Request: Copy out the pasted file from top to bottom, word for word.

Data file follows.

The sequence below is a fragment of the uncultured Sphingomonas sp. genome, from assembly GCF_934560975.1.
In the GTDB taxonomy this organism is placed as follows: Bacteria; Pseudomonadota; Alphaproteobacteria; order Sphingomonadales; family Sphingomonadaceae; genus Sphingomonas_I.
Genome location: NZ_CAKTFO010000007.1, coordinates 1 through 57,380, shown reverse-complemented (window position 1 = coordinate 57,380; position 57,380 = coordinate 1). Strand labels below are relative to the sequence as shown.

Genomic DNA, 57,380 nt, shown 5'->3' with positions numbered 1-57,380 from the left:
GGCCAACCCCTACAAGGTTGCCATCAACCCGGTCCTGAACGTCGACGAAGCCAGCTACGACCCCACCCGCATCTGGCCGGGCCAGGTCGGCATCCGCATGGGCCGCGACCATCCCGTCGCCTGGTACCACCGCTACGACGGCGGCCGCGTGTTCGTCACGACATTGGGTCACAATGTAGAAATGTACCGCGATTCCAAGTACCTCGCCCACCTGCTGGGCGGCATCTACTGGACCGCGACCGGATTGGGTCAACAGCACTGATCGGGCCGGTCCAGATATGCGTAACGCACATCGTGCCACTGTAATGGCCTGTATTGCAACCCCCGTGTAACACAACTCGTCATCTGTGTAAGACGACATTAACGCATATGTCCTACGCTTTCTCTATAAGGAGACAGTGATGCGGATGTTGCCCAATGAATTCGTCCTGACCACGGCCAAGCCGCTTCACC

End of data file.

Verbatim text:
The sequence below is a fragment of the uncultured Sphingomonas sp. genome, from assembly GCF_934560975.1.
In the GTDB taxonomy this organism is placed as follows: Bacteria; Pseudomonadota; Alphaproteobacteria; order Sphingomonadales; family Sphingomonadaceae; genus Sphingomonas_I.
Genome location: NZ_CAKTFO010000007.1, coordinates 1 through 57,380, shown reverse-complemented (window position 1 = coordinate 57,380; position 57,380 = coordinate 1). Strand labels below are relative to the sequence as shown.

Genomic DNA, 57,380 nt, shown 5'->3' with positions numbered 1-57,380 from the left:
GGCCAACCCCTACAAGGTTGCCATCAACCCGGTCCTGAACGTCGACGAAGCCAGCTACGACCCCACCCGCATCTGGCCGGGCCAGGTCGGCATCCGCATGGGCCGCGACCATCCCGTCGCCTGGTACCACCGCTACGACGGCGGCCGCGTGTTCGTCACGACATTGGGTCACAATGTAGAAATGTACCGCGATTCCAAGTACCTCGCCCACCTGCTGGGCGGCATCTACTGGACCGCGACCGGATTGGGTCAACAGCACTGATCGGGCCGGTCCAGATATGCGTAACGCACATCGTGCCACTGTAATGGCCTGTATTGCAACCCCCGTGTAACACAACTCGTCATCTGTGTAAGACGACATTAACGCATATGTCCTACGCTTTCTCTATAAGGAGACAGTGATGCGGATGTTGCCCAATGAATTCGTCCTGACCACGGCCAAGCCGCTTCACC